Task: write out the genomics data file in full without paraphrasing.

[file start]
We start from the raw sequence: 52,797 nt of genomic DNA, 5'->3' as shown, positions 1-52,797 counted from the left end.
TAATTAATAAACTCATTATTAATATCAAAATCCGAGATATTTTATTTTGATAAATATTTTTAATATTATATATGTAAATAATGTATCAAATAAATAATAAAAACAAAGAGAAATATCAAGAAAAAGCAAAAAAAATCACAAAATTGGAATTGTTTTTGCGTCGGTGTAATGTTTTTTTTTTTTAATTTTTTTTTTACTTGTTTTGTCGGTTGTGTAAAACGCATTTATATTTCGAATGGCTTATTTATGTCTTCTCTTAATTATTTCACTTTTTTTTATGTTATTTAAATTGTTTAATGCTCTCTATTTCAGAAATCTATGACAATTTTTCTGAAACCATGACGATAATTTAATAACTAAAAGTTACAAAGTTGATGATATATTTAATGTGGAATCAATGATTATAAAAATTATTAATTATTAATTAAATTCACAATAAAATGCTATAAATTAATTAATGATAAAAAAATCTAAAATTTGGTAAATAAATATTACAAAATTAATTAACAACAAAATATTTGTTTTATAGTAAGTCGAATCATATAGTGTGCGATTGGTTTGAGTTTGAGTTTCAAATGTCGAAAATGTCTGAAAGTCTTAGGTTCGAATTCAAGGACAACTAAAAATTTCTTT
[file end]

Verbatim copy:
We start from the raw sequence: 52,797 nt of genomic DNA, 5'->3' as shown, positions 1-52,797 counted from the left end.
TAATTAATAAACTCATTATTAATATCAAAATCCGAGATATTTTATTTTGATAAATATTTTTAATATTATATATGTAAATAATGTATCAAATAAATAATAAAAACAAAGAGAAATATCAAGAAAAAGCAAAAAAAATCACAAAATTGGAATTGTTTTTGCGTCGGTGTAATGTTTTTTTTTTTTAATTTTTTTTTTACTTGTTTTGTCGGTTGTGTAAAACGCATTTATATTTCGAATGGCTTATTTATGTCTTCTCTTAATTATTTCACTTTTTTTTATGTTATTTAAATTGTTTAATGCTCTCTATTTCAGAAATCTATGACAATTTTTCTGAAACCATGACGATAATTTAATAACTAAAAGTTACAAAGTTGATGATATATTTAATGTGGAATCAATGATTATAAAAATTATTAATTATTAATTAAATTCACAATAAAATGCTATAAATTAATTAATGATAAAAAAATCTAAAATTTGGTAAATAAATATTACAAAATTAATTAACAACAAAATATTTGTTTTATAGTAAGTCGAATCATATAGTGTGCGATTGGTTTGAGTTTGAGTTTCAAATGTCGAAAATGTCTGAAAGTCTTAGGTTCGAATTCAAGGACAACTAAAAATTTCTTT